There was a day last week when an Ashcroft poll put the Tories six points up over Labour, while a Populus poll had Labour five points up on the Conservatives. An eleven point swing during one twenty-four hour period not surprisingly had commentators wondering about why the polling had gone all wacky on us. This week, we have both Ashcroft and an ICM poll showing the Greens with very high numbers all of a sudden – 11% in one case.
Amidst all the confusion, there does appear to be two identifiable trends however: one, the Labour lead continues to shrink; two, the vote share for the two largest parties appears on course for an all time low. Whether that holds up on May 7th itself is one of the big questions this election poses.
Looking back to the view from 2010, it wasn’t supposed to be like this. The Lib Dems going into coalition was supposed to re-strengthen the two party system. Instead, we’ve seen UKIP, and latterly the Greens getting the upside as opposed to the Labour Party as imagined.
Both of the two main parties are faced with huge, crushing problems. There is Labour’s SNP problem in Scotland, which is a problem even if the Nats polling numbers dip, as resource will have to be pulled away from other parts of the country to fight previously safe Labour seats as we speak. I don’t think Labour as are as trusted on the NHS as they think either. The ICM poll revealed that a majority of people feel that any of the changes made to Health Service this parliament “would have happened under any government”.
Then there is the “silent Tories” problem for Labour. This hasn’t been a real issue for a long time, but I think with Labour moving to the left (or having been perceived to have done so), I can see a reasonable number of people who wouldn’t tell pollsters right this second they will vote Tory ending up doing so come the general election.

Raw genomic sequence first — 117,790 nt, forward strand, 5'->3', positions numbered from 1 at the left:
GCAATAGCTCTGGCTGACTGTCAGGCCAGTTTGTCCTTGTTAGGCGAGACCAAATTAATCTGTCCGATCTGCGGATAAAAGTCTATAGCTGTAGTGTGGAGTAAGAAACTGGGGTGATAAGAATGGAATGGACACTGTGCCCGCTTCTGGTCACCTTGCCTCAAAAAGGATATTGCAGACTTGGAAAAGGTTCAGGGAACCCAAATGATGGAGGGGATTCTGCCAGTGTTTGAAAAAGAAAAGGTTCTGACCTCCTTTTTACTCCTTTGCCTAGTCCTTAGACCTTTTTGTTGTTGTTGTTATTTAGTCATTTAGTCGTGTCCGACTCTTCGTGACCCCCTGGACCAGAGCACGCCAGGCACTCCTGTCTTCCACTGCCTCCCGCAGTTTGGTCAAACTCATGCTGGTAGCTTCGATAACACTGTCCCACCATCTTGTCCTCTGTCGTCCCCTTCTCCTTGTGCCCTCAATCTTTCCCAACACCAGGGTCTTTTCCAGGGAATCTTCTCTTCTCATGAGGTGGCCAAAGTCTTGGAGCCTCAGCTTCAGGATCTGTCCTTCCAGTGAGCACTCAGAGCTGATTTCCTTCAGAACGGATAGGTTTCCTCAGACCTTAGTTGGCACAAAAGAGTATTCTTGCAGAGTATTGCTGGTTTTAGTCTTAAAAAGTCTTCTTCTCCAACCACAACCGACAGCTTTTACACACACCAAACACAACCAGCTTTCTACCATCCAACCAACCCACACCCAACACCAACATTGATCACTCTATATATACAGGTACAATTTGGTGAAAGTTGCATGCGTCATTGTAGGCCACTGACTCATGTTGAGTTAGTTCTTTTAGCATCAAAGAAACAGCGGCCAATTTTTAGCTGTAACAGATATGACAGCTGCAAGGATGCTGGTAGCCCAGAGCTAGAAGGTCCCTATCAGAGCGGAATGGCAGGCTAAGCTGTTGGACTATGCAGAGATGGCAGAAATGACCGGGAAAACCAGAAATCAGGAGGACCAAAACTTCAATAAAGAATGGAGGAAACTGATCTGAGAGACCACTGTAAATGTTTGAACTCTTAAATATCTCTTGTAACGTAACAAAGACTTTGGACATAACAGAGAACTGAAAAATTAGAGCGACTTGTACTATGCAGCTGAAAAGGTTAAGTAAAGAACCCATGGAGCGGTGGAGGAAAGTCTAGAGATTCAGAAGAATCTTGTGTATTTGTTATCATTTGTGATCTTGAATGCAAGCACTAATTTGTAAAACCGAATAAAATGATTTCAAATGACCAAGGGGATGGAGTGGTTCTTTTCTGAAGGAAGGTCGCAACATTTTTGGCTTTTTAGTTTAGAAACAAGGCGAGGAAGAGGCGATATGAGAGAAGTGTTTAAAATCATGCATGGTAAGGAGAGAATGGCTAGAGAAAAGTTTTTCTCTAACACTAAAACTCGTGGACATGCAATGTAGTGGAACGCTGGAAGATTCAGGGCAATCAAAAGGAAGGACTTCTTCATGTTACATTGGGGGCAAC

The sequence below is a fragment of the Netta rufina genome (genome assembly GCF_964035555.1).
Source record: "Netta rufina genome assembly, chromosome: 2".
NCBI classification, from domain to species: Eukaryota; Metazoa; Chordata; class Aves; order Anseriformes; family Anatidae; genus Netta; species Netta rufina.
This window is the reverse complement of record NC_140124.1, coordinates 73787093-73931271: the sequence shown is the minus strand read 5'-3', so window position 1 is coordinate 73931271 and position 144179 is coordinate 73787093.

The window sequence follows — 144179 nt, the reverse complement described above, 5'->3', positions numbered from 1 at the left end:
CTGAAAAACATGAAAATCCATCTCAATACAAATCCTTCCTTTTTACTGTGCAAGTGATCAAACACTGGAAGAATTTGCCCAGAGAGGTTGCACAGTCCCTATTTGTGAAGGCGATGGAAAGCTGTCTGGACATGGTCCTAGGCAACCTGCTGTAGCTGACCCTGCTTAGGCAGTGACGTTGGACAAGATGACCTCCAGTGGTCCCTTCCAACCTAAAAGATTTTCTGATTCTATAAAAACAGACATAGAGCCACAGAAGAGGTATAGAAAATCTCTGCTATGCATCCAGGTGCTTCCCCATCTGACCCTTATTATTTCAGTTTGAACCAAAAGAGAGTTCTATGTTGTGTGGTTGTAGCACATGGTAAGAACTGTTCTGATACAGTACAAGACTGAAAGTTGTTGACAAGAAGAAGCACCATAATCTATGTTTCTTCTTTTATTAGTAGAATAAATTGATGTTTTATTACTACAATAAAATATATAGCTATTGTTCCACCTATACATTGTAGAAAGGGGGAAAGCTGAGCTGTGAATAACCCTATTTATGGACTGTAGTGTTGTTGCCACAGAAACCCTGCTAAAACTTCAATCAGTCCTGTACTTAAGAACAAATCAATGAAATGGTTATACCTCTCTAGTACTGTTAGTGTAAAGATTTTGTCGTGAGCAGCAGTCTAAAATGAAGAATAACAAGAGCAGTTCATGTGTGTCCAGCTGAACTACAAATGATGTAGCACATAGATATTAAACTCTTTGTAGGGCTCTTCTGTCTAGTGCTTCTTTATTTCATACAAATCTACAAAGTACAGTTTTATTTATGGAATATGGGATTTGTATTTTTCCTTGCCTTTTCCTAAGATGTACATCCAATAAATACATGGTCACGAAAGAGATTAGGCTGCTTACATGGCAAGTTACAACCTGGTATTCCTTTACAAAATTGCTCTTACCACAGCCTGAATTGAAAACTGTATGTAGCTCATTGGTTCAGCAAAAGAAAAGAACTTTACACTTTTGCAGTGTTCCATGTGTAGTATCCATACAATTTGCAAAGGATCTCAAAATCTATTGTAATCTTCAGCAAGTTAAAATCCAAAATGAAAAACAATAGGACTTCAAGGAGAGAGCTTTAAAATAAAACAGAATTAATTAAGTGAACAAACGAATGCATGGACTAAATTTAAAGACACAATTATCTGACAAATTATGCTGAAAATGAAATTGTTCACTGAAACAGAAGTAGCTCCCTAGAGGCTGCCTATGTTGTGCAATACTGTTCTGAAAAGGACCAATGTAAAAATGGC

But the Tories have huge problems as well, having nowhere to grow, other than trying to take as many Lib Dem facing seats as possible. They seemingly got all of the seats available to them in the 2010 general election, and governing parties find it almost impossible to pick up seats in the best of circumstances anyhow. With UKIP polling over 10%, this would not be considered the best of circumstances by a long stretch.
The voting system will be put under severe strain by six party politics. But there’s no way to change that in the near future due to the result of the AV referendum. What we see before us is a political system that is riddled with problems and no solutions. No wonder those who simple want to junk it all seem to be so listened to at present.